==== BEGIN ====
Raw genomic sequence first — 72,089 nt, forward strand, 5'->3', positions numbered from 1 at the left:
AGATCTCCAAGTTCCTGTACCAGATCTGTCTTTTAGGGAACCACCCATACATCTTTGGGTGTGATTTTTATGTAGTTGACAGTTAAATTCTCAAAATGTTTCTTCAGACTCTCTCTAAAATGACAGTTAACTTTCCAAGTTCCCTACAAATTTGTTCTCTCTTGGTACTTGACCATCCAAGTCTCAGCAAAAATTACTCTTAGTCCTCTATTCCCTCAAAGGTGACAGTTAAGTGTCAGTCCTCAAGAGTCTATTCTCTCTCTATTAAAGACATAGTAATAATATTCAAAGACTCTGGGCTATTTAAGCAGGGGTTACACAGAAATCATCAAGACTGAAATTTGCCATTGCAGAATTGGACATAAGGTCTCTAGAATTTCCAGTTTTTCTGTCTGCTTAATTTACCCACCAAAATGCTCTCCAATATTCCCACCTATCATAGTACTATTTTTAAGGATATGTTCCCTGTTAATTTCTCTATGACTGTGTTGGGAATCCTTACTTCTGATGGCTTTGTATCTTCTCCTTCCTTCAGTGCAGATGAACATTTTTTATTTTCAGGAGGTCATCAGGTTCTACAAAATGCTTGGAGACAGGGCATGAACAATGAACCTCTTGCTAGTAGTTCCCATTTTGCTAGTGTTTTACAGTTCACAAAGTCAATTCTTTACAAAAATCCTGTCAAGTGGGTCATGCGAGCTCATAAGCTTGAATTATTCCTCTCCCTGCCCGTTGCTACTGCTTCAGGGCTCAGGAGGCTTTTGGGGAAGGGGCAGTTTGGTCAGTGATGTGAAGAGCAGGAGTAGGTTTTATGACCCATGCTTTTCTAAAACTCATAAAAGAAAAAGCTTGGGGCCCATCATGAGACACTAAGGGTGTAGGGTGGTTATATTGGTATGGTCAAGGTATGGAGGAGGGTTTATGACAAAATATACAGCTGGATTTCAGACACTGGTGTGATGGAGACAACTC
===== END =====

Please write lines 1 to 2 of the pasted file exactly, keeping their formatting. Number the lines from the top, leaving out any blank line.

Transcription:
Raw genomic sequence first — 72,089 nt, forward strand, 5'->3', positions numbered from 1 at the left:
AGATCTCCAAGTTCCTGTACCAGATCTGTCTTTTAGGGAACCACCCATACATCTTTGGGTGTGATTTTTATGTAGTTGACAGTTAAATTCTCAAAATGTTTCTTCAGACTCTCTCTAAAATGACAGTTAACTTTCCAAGTTCCCTACAAATTTGTTCTCTCTTGGTACTTGACCATCCAAGTCTCAGCAAAAATTACTCTTAGTCCTCTATTCCCTCAAAGGTGACAGTTAAGTGTCAGTCCTCAAGAGTCTATTCTCTCTCTATTAAAGACATAGTAATAATATTCAAAGACTCTGGGCTATTTAAGCAGGGGTTACACAGAAATCATCAAGACTGAAATTTGCCATTGCAGAATTGGACATAAGGTCTCTAGAATTTCCAGTTTTTCTGTCTGCTTAATTTACCCACCAAAATGCTCTCCAATATTCCCACCTATCATAGTACTATTTTTAAGGATATGTTCCCTGTTAATTTCTCTATGACTGTGTTGGGAATCCTTACTTCTGATGGCTTTGTATCTTCTCCTTCCTTCAGTGCAGATGAACATTTTTTATTTTCAGGAGGTCATCAGGTTCTACAAAATGCTTGGAGACAGGGCATGAACAATGAACCTCTTGCTAGTAGTTCCCATTTTGCTAGTGTTTTACAGTTCACAAAGTCAATTCTTTACAAAAATCCTGTCAAGTGGGTCATGCGAGCTCATAAGCTTGAATTATTCCTCTCCCTGCCCGTTGCTACTGCTTCAGGGCTCAGGAGGCTTTTGGGGAAGGGGCAGTTTGGTCAGTGATGTGAAGAGCAGGAGTAGGTTTTATGACCCATGCTTTTCTAAAACTCATAAAAGAAAAAGCTTGGGGCCCATCATGAGACACTAAGGGTGTAGGGTGGTTATATTGGTATGGTCAAGGTATGGAGGAGGGTTTATGACAAAATATACAGCTGGATTTCAGACACTGGTGTGATGGAGACAACTC